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Do you plan to make 2016 the year you get out of debt — for good? Does your plan involve transferring balances to a lower interest credit card? There are lots of offers available right now for 0% interest for up to 18 months. But many people who transfer their debt to a lower interest card make a big mistake and wind up in worse debt than they were before the balance transfer.
Let CreditShout.com help. Follow these tips and tricks so you don’t make these balance transfer mistakes in 2016.
Our Top Balance Transfer Tips and Tricks
1. Don’t settle for the first offer that comes along.
You should shop around for the best deals. If you do, you will find that balance transfer deals vary widely. When shopping around, consider three factors when you choose the best card for a balance transfer:
– Balance transfer fees: This amount can be anywhere from 0% of the balance transfer up to 4% or more. Do the math to find out how much extra you’ll be paying to transfer your balance.
– Interest rate/APR: Zero percent interest on balance transfer offers are available. Shop around. Unless your credit isn’t good, don’t settle for less than zero percent. (Or should we say more?)
– Length of time for the introductory APR: When you select a credit card for a balance transfer, see how long the introductory APR (which is, hopefully, zero percent), lasts. How much can you afford to pay per month? Will you be able to pay off the card in full before the introductory APR expires? If not, how much will the interest rate rise to after that?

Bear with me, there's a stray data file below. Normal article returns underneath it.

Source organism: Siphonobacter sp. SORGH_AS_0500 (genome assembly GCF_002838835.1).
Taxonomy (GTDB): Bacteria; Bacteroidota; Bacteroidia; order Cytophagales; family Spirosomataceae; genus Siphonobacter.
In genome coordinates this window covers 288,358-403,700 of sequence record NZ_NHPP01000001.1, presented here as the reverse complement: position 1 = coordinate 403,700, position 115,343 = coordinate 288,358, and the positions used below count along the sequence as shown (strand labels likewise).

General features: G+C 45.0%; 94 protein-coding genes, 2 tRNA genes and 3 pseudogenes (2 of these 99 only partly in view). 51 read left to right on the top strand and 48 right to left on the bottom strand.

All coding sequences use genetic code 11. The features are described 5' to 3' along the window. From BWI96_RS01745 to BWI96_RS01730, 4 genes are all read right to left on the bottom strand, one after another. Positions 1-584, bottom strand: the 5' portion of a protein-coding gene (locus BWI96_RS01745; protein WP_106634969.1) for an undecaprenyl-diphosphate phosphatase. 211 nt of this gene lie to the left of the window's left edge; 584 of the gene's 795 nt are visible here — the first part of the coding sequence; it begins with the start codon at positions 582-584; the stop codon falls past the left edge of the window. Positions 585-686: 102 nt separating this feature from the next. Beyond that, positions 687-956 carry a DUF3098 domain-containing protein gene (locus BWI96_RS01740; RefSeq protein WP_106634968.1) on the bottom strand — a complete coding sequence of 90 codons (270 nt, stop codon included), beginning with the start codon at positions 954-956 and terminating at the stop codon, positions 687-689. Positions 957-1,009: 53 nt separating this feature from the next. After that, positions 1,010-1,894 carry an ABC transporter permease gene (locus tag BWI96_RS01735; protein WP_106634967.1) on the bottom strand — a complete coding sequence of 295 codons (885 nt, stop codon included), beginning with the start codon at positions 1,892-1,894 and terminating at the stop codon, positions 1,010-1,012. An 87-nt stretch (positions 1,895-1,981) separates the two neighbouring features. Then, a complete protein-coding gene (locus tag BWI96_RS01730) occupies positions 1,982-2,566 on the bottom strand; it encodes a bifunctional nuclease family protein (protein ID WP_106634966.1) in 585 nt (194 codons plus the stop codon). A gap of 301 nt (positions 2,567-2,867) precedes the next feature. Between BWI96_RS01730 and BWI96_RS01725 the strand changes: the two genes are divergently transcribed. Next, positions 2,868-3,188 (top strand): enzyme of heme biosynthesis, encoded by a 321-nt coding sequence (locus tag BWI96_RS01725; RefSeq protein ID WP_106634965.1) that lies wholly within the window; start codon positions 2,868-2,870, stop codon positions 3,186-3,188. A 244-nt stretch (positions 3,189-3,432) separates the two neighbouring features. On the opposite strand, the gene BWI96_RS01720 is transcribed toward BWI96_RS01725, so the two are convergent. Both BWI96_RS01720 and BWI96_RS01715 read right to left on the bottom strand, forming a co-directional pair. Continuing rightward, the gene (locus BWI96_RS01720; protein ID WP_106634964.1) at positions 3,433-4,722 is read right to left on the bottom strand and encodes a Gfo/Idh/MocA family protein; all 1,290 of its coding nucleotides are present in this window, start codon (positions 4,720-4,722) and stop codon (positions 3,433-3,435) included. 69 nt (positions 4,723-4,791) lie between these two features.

The way the credit card industry changes its standards and qualifications for people to get new credit, don’t count on definitely being able to get another balance transfer offer when your introductory APR expires.
2. Don’t miss a payment on your new card.
Sometimes it’s hard to remember to make a credit card payment on a new credit card the first few months. Don’t forget, or you’ll not only pay late fees of up to $49, but you may lose the low introductory APR offer.
Schedule automatic payments when you first receive the card, if possible, or schedule a reminder in your online calendar or smartphone. Do whatever you have to in order to make your payments on time. Signing up for online bill pay and email reminders helps many people, as does signing up for a free online budget site like Mint.com.
3. Pick a payment date that’s best for your budget.
Many credit cards let you choose your own billing date — early in the month, mid-month, or late in the month. Consider your budget and your other bills and select the date that’s best for you. It may help to make your due date the same as it was for the card you’re transferring the balance from.
4. Don’t charge up your older credit card with the zero balance.
With the holidays coming, it may be tempting to use all that new, available credit to treat your family and friends to gifts you can’t afford. Whatever you do, don’t charge up your old credit card. This is the number one mistake people make when they do a balance transfer with the intention of getting out of debt.
Instead, think about what it will do to your credit score, (your debt-to-available credit ratio will rise, which will lower your FICO credit score), your monthly payments (now you’ll have two credit card bills to pay), and your overall financial picture.
I recommend that set aside money throughout the year to pay for additional holiday expenses.
5. Don’t “bounce” money back and forth using balance transfer offers.
If you find yourself bouncing the same debt back and forth, year after year, this could be a sign of big financial trouble. Consider credit counseling through the National Foundation for Credit Counseling to help get your finances under control once and for all in 2016.